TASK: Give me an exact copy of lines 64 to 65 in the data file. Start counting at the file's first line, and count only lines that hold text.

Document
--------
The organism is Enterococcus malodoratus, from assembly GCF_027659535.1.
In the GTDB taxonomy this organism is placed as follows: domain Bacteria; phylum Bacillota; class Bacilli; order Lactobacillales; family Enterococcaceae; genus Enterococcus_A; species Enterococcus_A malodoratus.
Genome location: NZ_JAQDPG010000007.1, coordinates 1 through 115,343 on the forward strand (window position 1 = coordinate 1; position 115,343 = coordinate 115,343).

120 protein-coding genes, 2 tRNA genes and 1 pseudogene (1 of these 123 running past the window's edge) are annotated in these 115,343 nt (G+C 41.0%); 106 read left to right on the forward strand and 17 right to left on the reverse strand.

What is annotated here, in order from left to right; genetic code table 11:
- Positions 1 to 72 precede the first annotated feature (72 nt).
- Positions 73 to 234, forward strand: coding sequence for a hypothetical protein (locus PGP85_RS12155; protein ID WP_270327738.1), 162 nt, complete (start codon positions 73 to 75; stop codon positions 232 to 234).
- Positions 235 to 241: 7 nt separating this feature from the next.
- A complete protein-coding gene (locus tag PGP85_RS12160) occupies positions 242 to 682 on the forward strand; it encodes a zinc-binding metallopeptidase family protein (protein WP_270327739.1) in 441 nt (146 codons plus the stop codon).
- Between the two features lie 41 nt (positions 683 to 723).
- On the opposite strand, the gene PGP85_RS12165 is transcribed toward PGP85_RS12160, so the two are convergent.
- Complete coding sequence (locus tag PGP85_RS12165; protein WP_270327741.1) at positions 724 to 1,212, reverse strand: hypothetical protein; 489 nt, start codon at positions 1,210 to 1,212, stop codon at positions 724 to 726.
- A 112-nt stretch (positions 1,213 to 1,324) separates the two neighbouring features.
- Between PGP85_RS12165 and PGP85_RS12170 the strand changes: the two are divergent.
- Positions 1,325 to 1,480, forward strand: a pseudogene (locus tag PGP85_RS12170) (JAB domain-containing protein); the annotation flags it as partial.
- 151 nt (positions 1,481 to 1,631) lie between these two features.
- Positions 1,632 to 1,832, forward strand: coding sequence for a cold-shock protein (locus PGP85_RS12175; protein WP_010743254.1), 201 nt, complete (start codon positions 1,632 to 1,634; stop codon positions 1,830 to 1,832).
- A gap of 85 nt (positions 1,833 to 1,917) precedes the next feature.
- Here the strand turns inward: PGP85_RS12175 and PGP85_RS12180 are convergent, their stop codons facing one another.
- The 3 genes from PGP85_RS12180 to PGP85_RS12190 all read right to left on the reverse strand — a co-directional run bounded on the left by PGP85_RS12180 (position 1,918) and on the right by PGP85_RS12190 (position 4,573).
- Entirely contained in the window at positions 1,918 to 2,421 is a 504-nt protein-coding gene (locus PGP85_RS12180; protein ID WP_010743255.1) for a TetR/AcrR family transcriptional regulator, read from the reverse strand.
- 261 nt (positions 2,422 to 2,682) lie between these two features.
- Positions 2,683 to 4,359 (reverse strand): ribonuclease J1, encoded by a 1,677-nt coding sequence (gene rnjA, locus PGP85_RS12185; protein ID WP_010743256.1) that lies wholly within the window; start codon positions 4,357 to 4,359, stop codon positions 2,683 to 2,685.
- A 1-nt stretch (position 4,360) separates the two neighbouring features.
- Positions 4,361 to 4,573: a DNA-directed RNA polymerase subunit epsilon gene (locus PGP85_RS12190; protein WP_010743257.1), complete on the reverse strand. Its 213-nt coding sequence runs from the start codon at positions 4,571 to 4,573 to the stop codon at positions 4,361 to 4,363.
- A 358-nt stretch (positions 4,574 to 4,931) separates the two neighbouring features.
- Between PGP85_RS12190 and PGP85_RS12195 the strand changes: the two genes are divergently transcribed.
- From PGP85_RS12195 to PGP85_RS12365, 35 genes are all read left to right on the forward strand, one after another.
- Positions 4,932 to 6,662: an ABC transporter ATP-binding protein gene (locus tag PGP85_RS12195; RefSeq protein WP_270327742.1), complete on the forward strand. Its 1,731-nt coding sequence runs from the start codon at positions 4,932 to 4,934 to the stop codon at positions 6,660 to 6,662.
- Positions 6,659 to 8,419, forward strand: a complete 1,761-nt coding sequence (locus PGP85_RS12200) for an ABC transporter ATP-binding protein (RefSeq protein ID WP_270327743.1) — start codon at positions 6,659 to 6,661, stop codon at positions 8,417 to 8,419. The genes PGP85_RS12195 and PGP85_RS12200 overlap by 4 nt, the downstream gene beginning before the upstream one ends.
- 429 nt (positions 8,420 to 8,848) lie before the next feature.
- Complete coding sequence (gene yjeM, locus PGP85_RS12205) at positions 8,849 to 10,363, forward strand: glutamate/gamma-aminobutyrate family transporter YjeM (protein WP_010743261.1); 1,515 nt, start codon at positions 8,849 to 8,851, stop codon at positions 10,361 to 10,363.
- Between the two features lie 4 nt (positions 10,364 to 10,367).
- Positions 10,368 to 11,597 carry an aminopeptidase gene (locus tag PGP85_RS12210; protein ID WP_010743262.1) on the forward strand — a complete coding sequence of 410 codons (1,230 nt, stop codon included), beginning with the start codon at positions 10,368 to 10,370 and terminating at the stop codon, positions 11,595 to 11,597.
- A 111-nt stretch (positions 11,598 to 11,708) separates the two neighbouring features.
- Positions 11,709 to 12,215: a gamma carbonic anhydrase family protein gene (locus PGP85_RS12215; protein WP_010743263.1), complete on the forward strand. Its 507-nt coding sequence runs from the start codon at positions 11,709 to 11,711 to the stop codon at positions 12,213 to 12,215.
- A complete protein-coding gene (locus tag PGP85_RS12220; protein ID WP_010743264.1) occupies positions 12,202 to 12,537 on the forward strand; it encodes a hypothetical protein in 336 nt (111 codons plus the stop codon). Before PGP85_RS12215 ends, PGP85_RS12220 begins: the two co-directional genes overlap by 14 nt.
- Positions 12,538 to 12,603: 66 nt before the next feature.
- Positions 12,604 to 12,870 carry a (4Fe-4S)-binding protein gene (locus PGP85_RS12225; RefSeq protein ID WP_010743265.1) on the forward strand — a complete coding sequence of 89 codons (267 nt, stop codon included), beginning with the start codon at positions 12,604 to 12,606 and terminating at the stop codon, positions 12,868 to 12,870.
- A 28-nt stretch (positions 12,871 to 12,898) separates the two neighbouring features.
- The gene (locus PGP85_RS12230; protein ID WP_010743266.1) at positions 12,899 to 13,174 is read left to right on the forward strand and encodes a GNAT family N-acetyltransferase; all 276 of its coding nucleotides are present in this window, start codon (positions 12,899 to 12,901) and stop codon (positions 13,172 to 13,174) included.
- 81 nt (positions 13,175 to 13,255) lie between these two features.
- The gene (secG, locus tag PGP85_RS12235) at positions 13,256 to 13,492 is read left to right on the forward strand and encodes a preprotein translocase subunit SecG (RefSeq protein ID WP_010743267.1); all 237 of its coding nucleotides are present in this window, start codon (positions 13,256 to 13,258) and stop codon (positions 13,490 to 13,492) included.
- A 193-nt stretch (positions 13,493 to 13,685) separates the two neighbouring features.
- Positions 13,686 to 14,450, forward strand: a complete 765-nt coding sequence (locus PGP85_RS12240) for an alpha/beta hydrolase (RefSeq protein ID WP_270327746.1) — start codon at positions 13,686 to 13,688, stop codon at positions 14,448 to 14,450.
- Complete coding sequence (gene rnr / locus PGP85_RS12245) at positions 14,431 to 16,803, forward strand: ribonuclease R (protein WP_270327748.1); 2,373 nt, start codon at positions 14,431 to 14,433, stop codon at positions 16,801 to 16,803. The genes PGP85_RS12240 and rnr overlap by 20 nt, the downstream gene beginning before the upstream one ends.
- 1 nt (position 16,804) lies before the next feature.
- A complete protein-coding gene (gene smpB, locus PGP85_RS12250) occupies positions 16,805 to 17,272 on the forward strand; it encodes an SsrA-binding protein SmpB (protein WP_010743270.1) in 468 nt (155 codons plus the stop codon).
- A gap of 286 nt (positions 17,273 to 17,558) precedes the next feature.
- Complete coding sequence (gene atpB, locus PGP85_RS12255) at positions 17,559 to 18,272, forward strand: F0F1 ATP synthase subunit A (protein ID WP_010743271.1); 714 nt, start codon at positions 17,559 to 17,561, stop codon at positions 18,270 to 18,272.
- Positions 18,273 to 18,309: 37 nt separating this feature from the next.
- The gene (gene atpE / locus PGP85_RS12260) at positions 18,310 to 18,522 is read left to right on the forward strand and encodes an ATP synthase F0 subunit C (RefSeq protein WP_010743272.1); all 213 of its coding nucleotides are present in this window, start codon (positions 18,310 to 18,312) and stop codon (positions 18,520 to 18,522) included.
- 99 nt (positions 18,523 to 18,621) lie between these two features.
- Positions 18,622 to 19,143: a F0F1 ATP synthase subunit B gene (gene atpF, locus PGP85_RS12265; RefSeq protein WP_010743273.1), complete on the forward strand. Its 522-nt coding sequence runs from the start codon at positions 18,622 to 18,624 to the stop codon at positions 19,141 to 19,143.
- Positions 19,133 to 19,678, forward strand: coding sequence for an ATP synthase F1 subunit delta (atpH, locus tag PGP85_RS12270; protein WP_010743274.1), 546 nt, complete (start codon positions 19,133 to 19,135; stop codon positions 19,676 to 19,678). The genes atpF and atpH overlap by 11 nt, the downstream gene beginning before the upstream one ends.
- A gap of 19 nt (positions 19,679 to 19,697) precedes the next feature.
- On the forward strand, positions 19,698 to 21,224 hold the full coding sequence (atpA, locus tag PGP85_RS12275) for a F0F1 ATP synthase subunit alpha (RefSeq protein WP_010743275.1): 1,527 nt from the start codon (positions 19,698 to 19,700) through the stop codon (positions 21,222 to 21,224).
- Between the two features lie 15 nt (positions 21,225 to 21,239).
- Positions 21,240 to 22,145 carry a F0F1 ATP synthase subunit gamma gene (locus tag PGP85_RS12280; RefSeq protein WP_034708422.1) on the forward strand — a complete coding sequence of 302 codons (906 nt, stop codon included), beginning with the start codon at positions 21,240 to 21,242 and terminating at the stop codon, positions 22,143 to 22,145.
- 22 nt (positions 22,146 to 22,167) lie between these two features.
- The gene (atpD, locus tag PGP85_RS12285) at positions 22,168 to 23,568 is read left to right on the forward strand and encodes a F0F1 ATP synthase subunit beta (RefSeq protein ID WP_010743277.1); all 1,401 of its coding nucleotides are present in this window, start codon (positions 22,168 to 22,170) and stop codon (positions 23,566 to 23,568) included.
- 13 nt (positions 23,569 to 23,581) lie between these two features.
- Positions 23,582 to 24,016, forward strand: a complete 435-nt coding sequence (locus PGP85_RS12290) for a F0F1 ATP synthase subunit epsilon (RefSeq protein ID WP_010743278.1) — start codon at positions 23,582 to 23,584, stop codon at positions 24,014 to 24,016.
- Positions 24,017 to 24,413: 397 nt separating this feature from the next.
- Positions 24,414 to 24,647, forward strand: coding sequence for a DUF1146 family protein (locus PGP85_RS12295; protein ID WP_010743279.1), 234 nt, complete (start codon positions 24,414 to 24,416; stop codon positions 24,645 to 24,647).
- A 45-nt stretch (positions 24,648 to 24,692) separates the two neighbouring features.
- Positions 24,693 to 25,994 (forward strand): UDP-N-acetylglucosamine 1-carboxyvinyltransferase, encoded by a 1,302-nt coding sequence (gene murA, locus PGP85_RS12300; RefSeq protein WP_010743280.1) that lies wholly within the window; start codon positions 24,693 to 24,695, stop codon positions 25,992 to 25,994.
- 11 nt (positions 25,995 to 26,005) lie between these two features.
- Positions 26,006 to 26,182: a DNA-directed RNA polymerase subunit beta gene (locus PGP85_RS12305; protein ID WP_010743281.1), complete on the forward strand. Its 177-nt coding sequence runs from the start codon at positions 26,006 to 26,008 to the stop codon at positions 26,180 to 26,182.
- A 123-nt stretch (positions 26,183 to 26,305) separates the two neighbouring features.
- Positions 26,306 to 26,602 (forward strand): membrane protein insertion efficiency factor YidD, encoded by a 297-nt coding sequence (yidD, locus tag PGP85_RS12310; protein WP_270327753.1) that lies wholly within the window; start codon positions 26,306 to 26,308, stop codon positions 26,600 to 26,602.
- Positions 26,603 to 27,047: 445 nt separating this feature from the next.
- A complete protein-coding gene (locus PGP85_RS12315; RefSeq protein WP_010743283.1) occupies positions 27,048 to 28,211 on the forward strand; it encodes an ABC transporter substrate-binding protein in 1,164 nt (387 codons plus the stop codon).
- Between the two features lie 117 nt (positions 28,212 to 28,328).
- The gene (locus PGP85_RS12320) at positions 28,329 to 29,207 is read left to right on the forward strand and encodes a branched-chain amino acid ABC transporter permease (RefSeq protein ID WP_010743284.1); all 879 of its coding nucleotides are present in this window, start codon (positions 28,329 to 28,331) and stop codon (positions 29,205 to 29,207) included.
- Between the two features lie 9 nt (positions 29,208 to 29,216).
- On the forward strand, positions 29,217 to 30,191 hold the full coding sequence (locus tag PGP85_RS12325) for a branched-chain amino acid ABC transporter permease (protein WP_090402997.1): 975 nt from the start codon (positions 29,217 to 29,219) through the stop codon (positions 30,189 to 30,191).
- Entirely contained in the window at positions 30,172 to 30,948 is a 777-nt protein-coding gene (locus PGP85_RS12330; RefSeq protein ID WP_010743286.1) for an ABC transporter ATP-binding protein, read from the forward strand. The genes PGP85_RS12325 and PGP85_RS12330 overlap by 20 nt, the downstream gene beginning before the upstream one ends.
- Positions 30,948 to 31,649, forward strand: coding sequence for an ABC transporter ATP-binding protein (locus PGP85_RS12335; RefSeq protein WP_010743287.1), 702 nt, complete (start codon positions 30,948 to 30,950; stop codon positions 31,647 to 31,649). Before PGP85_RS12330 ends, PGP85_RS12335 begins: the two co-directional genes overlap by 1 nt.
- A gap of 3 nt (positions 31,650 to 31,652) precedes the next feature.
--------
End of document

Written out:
- Positions 24,017 to 24,413: 397 nt separating this feature from the next.
- Positions 24,414 to 24,647, forward strand: coding sequence for a DUF1146 family protein (locus PGP85_RS12295; protein ID WP_010743279.1), 234 nt, complete (start codon positions 24,414 to 24,416; stop codon positions 24,645 to 24,647).